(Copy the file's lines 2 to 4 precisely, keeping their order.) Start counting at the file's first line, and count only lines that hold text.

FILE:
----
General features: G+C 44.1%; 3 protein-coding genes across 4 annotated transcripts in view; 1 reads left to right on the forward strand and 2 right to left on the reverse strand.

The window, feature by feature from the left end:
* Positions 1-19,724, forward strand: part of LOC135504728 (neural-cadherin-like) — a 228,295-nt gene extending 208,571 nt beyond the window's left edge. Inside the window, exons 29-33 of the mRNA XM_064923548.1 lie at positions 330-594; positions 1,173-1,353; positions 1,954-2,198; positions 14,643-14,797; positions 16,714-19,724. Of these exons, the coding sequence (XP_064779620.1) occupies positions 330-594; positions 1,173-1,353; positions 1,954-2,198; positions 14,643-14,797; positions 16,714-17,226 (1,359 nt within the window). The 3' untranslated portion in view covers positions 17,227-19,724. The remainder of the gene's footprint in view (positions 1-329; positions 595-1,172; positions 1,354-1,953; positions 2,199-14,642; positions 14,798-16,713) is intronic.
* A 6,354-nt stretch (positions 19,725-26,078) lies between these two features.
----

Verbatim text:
The window, feature by feature from the left end:
* Positions 1-19,724, forward strand: part of LOC135504728 (neural-cadherin-like) — a 228,295-nt gene extending 208,571 nt beyond the window's left edge. Inside the window, exons 29-33 of the mRNA XM_064923548.1 lie at positions 330-594; positions 1,173-1,353; positions 1,954-2,198; positions 14,643-14,797; positions 16,714-19,724. Of these exons, the coding sequence (XP_064779620.1) occupies positions 330-594; positions 1,173-1,353; positions 1,954-2,198; positions 14,643-14,797; positions 16,714-17,226 (1,359 nt within the window). The 3' untranslated portion in view covers positions 17,227-19,724. The remainder of the gene's footprint in view (positions 1-329; positions 595-1,172; positions 1,354-1,953; positions 2,199-14,642; positions 14,798-16,713) is intronic.
* A 6,354-nt stretch (positions 19,725-26,078) lies between these two features.